Ernest Rady has not lived in Winnipeg since 1966, but he grew up and earned business and law degrees from the University of Manitoba, and thanks to his philanthropy his family’s name is prominently displayed in the city where he was raised.

Ernest Rady has not lived in Winnipeg since 1966, but he grew up and earned business and law degrees from the University of Manitoba, and thanks to his philanthropy his family’s name is prominently displayed in the city where he was raised.

Rady, 84, was in Winnipeg this week to receive the International Distinguished Entrepreneur Award (IDEA) from the Associates of the Asper School of Business at the University of Manitoba.

Rady is the current chairman and CEO of American Assets Trust, a San Diego-based real estate company with office and retail properties up and down the U.S. Pacific Coast worth about $4 billion. He is also chairman of the ICW Group, a property and casualty insurance company that he founded in 1972 that’s worth about $3.6 billion.

In the mid-2000s he was on the Forbes 400 list of billionaires with assets listed at $2.1 billion in 2008. But he fell off the list when regulators forced the successful financial institution he founded, Westcorp — with assets of about $17 billion — to merge with a bank with the right kind of charter.

Rady chose Wachovia, which was caught in the collapse of the U.S. housing market; Rady lost a fortune.

"I don’t sit around licking my wounds, though at the time it was very troublesome," he said in an interview with the Free Press.

"We have made a comeback, frankly. I made back the money I lost."

Even though he has not lived here for 55 years, he has made sure to honour the legacy of his parents, Dr. Max Rady, a Winnipeg obstetrician and gynecologist who suffered strokes and heart attacks and died at 68, and his mother Rose, who was a sister of Sam Bronfman of Seagram fame.

He has one surviving sister in Winnipeg, Marjorie Blankstein. His other sister, Mindel Olenik, died a few months ago at age 97.

His father’s health issues inspired young Ernest to take care of his health.

"I have exercised every day for 50 years, but I hate it," he said. "The best part of exercising is when it’s over."

In 2016, he provided the U of M with a $30-million gift and that was recognized by the university by naming its medical college the Max Rady College of Medicine — one of five colleges within the Rady Faculty of Health Sciences.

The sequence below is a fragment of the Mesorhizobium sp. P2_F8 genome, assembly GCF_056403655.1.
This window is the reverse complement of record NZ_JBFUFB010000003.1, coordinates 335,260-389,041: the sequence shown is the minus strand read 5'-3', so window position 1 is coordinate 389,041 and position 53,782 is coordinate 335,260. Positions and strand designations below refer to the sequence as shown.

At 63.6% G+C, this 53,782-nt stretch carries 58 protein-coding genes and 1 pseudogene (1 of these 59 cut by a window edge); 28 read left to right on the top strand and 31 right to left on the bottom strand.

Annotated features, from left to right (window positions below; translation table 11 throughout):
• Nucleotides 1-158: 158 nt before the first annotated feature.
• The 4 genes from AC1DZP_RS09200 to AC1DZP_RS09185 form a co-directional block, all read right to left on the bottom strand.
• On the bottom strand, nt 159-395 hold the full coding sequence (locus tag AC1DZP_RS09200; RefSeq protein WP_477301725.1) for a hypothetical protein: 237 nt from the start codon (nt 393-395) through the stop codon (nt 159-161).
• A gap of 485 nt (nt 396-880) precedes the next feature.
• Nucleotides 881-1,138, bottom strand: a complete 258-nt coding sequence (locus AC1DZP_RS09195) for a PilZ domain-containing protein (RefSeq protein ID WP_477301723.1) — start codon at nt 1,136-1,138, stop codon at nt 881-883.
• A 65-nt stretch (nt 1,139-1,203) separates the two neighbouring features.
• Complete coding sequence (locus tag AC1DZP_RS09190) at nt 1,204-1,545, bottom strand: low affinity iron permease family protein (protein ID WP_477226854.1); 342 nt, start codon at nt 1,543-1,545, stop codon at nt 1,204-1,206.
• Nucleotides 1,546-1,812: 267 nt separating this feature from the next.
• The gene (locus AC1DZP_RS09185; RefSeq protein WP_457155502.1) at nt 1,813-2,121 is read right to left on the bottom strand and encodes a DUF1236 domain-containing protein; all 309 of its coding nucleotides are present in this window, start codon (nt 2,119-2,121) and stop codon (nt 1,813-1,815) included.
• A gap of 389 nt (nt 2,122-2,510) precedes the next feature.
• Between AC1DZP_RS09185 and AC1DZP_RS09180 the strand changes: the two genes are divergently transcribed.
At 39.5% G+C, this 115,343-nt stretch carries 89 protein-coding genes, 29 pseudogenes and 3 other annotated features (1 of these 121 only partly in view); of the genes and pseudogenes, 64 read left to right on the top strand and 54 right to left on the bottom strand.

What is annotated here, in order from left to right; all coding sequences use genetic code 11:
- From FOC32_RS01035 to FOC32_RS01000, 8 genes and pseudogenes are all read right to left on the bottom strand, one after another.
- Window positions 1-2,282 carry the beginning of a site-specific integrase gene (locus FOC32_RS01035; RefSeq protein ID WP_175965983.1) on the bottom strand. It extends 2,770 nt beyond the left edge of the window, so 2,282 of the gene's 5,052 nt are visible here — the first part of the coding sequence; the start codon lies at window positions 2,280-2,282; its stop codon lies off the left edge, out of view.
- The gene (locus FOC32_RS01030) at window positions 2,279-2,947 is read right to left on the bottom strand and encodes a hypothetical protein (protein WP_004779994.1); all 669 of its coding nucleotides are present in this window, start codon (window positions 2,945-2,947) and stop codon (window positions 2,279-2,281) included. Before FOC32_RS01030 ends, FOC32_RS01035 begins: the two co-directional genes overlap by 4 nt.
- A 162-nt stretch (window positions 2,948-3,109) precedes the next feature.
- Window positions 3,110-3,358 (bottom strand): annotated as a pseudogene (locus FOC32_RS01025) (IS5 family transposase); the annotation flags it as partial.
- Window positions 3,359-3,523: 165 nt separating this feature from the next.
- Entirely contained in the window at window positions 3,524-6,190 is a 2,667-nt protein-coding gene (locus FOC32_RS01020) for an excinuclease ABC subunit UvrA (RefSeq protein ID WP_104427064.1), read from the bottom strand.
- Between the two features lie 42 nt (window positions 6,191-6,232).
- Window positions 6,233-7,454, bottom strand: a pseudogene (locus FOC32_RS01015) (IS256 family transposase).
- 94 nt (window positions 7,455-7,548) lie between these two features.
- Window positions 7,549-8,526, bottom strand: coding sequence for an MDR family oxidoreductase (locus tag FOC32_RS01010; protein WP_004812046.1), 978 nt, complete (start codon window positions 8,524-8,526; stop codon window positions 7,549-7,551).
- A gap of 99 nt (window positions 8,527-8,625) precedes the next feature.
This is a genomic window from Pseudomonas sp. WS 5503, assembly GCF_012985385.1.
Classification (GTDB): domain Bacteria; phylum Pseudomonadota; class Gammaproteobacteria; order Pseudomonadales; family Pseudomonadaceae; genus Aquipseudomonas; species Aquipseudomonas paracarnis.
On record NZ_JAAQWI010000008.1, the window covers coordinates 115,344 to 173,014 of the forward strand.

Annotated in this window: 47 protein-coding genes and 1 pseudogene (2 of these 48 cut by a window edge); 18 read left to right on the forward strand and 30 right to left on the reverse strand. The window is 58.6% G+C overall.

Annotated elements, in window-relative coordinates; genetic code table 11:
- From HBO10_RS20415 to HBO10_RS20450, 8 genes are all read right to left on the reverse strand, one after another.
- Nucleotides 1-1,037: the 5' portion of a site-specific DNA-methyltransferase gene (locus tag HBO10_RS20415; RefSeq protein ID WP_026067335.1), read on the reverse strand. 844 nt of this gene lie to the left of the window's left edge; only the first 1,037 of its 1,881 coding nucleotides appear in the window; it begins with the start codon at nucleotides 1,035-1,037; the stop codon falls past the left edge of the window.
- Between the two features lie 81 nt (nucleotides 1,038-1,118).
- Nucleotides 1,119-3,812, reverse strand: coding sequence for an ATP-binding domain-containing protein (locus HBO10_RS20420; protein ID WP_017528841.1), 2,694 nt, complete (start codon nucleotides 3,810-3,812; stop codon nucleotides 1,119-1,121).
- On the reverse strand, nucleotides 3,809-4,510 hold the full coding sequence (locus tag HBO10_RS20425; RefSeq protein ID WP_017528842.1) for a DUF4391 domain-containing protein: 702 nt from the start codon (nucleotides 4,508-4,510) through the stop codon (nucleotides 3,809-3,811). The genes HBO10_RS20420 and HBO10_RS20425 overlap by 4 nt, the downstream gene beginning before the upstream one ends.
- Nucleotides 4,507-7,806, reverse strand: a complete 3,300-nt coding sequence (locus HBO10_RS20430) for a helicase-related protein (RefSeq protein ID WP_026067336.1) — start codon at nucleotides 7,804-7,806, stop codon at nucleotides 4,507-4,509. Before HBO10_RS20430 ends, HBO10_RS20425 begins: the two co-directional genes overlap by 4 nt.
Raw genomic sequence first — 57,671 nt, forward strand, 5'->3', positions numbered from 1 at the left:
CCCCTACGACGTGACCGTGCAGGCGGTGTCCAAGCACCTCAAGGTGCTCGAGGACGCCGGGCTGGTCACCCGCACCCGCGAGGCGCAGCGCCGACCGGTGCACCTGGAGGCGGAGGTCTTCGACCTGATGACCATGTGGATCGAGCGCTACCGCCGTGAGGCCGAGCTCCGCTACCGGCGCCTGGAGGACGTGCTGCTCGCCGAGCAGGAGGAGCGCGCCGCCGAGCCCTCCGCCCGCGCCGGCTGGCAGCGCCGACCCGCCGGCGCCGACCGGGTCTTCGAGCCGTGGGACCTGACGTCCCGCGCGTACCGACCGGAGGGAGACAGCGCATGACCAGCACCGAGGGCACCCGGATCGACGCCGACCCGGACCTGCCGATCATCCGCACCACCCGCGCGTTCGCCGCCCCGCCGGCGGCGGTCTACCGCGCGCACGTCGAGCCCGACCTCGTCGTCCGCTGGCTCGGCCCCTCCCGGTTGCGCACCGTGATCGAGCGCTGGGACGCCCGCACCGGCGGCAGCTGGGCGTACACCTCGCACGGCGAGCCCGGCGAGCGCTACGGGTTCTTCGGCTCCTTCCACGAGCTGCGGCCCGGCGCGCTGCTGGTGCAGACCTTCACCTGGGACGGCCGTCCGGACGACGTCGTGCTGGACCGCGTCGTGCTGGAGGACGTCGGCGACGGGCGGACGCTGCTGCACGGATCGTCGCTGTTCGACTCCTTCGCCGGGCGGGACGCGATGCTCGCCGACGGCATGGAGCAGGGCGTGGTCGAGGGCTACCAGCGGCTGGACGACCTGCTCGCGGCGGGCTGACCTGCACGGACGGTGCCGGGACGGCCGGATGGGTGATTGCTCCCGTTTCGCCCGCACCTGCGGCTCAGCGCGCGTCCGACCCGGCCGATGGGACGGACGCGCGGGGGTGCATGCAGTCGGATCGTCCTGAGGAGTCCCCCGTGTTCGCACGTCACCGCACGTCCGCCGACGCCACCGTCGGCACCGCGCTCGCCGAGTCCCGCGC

The Rady name is also uttered often by the thousands of people who enjoy the facilities at the Rose and Max Rady Jewish Community Centre.

Rady and Evelyn, his wife of 62 years, have also given hundreds of millions of dollars to hospitals and academic institutions in the San Diego area.

He has also contributed to the Salvation Army and expects that to continue.

For someone so successful and active in so many different businesses over the years, Rady remained under the radar until he started showing up on the Forbes list of billionaires.

Unfortunately, he believes that profile led to a harrowing home invasion in which he and his wife were bound and threatened with a knife and gun.

Asked why, after such a scare, he didn’t start to make his donations anonymously, he said, "It’s a choice between being known as a rich old hermit miser or someone who has done things to help others. I get vicarious pleasure out of helping others. I know it’s not without its risks and I am very wary."

Just as he has taken his lumps in the business world and carried on without becoming too emotional, he has never harboured a grudge against his intruder, who was never caught and with whom Rady became friendly before the ordeal was over.

Speaking before the IDEA dinner on Wednesday night, he said he was very nervous. A charming but self-deprecating man, Rady has often said he does not believe he is really that smart.

He professes to not really know just how the pandemic will affect the real estate market, let alone global economies.

But in a way that’s uncharacteristic of many octogenarians, he is hopeful about the kind of change technology provides.

"God bless the ingenuity of Americans and Canadians who came up with all the ways that have allowed us to continue to function in spite of the obstacles put in our way by the pandemic," he said.

He said that God bestowed two attributes to him that have allowed him to prosper: above-average common sense and a very good sense of people.

Rady joins an impressive cohort of IDEA recipients, including Sir Richard Branson, Paul Desmarais Sr., Akio Morita, Ross Perot, Heather Reisman & Gerald Schwartz, David Thomson and the 2019 (and most recent) recipient, Hartley Richardson.

In a video tribute produced for the event, Rady was asked by an interviewer what he thought was the most important element of a successful business. He answered like the real estate professional he is: "People, people and people."

martin.cash@freepress.mb.ca

Martin Cash

Martin Cash
Reporter

Martin Cash has been writing a column and business news at the Free Press since 1989. Over those years he’s written through a number of business cycles and the rise and fall (and rise) in fortunes of many local businesses.